The way the drums sounded was/is tribal. Primitive. No electricity. No effects. Just skin and sticks, you know? I guess what I was trying to say is the reason why I love playing drums in Foot Village is I don’t have to be super technical, abiding to rules, I can just loosen up, listen to what’s going on around me, and be myself. I can tap into something more instinctual, like a heartbeat or a purr. And it worked! People are able to connect with our sound I think, because it touches the primitive heart and soul that we all have but may have forgotten in all our hustle and hustling to survive, you know? And what’s even cooler is that my primitive sense is something that other people get, and that means we all share something, on that instinctual, almost cellular level. These types of connections are really my favorite and give me hope that I am part of something bigger, but it’s something that starts from inside me, and even was around before I existed

How long were you all playing together before you started attracting attention from other people? How did signing to Northern Spy come about?
The only real band business that I take care of is food. Otherwise, I leave it up to the dudes to talk shop. Josh Brian, and Dan have been in the biz for so long and pay close attention to labels and stuff. Sorry if it’s cliché, but I wouldn’t even be 100% confident about reciting Foot Village’s discography! Terrible, I know. Northern Spy came about from us just writing to them and asking. It was a long shot, but turns out they are Foot Village fans and were stoked about putting out our next record. And they are super nice and call us family! So rad. But here’s a story for you about why it was so important to me that we release this next LP. We recorded all the tracks at the Portishead studio in Bristol with our good friend Matt Loveridge (Fairhorns, Gnar Hest, Klad Hest, Matt Williams, Knife Liibrary, Team Brick (now no more) & MXLX). Amazing experience. I got to sit on the same toilet that Beth Orton sits on, kinda like my butt touched hers. But what I traded for this amazing experience was to be the saddest exchange in my life. My lovely cat, Batman, died of heartache and kidney failure three days before I returned home from a 30-day tour. I wasn’t there to hold her. Guess that’s the way of good and bad, yeah? I really am indebted to Northern Spy for signing us because it makes Batman’s death not a waste.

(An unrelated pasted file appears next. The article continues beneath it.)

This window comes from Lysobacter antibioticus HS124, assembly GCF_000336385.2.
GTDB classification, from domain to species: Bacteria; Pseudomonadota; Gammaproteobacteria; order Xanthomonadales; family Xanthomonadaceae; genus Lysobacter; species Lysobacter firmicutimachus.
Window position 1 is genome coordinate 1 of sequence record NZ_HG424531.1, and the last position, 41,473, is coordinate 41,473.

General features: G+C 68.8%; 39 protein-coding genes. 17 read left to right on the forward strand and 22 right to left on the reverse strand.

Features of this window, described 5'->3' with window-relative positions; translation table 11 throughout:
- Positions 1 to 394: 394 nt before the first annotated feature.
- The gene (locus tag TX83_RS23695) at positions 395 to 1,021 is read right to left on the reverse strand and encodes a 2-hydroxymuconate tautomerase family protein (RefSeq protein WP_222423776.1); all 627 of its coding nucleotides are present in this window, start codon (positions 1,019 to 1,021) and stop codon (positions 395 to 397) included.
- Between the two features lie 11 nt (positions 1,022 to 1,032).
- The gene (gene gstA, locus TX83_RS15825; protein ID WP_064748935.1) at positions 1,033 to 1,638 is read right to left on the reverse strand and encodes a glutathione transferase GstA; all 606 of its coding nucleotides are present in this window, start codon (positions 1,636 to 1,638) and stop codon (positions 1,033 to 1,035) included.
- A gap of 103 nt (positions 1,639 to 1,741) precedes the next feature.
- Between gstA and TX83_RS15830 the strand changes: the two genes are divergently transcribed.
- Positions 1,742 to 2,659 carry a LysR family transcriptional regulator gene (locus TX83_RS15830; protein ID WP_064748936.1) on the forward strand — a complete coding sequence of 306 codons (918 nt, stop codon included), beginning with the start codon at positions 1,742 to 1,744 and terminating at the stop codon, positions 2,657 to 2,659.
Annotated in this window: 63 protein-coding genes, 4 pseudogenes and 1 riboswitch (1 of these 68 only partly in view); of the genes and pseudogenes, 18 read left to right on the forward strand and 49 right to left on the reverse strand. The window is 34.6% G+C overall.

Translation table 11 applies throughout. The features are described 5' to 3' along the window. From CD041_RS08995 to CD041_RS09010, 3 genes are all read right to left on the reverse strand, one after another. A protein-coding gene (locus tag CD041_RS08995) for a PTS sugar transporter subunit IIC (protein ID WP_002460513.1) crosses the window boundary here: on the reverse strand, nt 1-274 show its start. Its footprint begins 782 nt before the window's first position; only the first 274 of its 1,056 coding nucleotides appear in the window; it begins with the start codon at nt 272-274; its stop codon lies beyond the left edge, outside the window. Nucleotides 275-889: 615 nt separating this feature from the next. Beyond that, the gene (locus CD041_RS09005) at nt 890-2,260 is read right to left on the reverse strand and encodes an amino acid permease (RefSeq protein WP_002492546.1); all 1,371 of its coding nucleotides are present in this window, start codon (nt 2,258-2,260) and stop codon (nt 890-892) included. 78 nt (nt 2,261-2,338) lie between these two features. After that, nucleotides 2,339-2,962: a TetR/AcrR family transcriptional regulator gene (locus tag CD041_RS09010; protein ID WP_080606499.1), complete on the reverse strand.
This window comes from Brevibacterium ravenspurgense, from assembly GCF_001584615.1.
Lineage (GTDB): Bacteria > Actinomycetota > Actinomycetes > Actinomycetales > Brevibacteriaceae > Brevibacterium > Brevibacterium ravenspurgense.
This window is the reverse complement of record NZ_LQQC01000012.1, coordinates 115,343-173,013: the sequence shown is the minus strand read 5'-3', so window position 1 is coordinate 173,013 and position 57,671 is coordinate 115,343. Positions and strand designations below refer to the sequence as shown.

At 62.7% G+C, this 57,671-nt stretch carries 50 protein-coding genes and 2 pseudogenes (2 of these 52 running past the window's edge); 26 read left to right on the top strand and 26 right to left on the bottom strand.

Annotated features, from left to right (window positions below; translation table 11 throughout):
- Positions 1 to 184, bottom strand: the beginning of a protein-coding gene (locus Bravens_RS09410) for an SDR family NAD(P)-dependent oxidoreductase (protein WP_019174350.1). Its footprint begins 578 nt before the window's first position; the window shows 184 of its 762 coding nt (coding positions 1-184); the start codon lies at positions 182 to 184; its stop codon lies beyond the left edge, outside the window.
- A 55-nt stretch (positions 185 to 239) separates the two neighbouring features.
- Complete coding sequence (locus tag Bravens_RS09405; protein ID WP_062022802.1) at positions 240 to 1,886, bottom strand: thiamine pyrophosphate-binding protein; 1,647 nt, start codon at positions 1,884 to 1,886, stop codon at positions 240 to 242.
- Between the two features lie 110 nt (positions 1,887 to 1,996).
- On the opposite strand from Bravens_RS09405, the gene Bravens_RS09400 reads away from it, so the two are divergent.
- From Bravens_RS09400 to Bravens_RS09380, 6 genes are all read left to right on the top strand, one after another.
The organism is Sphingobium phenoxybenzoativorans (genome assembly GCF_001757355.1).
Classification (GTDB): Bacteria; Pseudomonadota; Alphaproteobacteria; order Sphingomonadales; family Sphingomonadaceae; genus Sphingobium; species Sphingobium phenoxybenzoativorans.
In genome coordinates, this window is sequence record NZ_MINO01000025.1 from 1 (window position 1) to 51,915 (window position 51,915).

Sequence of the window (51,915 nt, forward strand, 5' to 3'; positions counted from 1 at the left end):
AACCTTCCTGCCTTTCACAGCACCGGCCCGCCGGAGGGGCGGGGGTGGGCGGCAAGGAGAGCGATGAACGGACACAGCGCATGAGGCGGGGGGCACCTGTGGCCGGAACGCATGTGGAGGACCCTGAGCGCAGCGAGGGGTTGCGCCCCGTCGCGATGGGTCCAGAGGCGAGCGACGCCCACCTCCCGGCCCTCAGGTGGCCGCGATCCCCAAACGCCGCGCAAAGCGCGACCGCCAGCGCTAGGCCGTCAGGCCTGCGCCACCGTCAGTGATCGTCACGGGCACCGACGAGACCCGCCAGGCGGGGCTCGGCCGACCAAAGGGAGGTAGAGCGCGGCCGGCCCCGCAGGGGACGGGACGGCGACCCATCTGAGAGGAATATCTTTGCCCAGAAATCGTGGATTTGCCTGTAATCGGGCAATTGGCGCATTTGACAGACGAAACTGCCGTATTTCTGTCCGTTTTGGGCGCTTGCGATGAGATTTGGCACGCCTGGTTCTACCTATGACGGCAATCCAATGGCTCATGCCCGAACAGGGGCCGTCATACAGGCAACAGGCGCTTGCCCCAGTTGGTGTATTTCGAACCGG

How did you end up recording at the Portishead studio?
Really through Matt Loveridge. He’s a big Foot Village fan and suggested to Geoff Barrow that we open for BEAK> when they played at The Troubadour in Los Angeles. After we played, Geoff invited us to Bristol to record at his studio. He even hired Rick, to engineer for us. This is how we got to play the All Tomorrow Parties, curated by Portishead last year. All through Matt and Geoff!

How was playing ATP?

ATP was frickn crazeee! Here are some highlights:
The stages in Asbury Park and Alexandria Palace (or Ali Pali like the Brits say) were so big, I basically ran laps around the entire stage, trying to get over stage fright while forcing myself to face the audience. The concert hall was so big I didn’t see the gang of people hanging about in the great big void, so I absentmindedly picked a wedgie with my back towards the audience, then realized what happened.
The show was so epic, I gave myself whiplash and couldn’t hold my head up to even walk after the show. My performance was so massively a colonic of my insides that back in the dressing room, with my lame-ass whiplash noggin, I collapsed, was paralyzed, and sobbed my heart out. Everything that was wrong with my universe, all my sins were expelled that day. And that’s why I love playing in Foot Village. 😉

By Rob Rubsam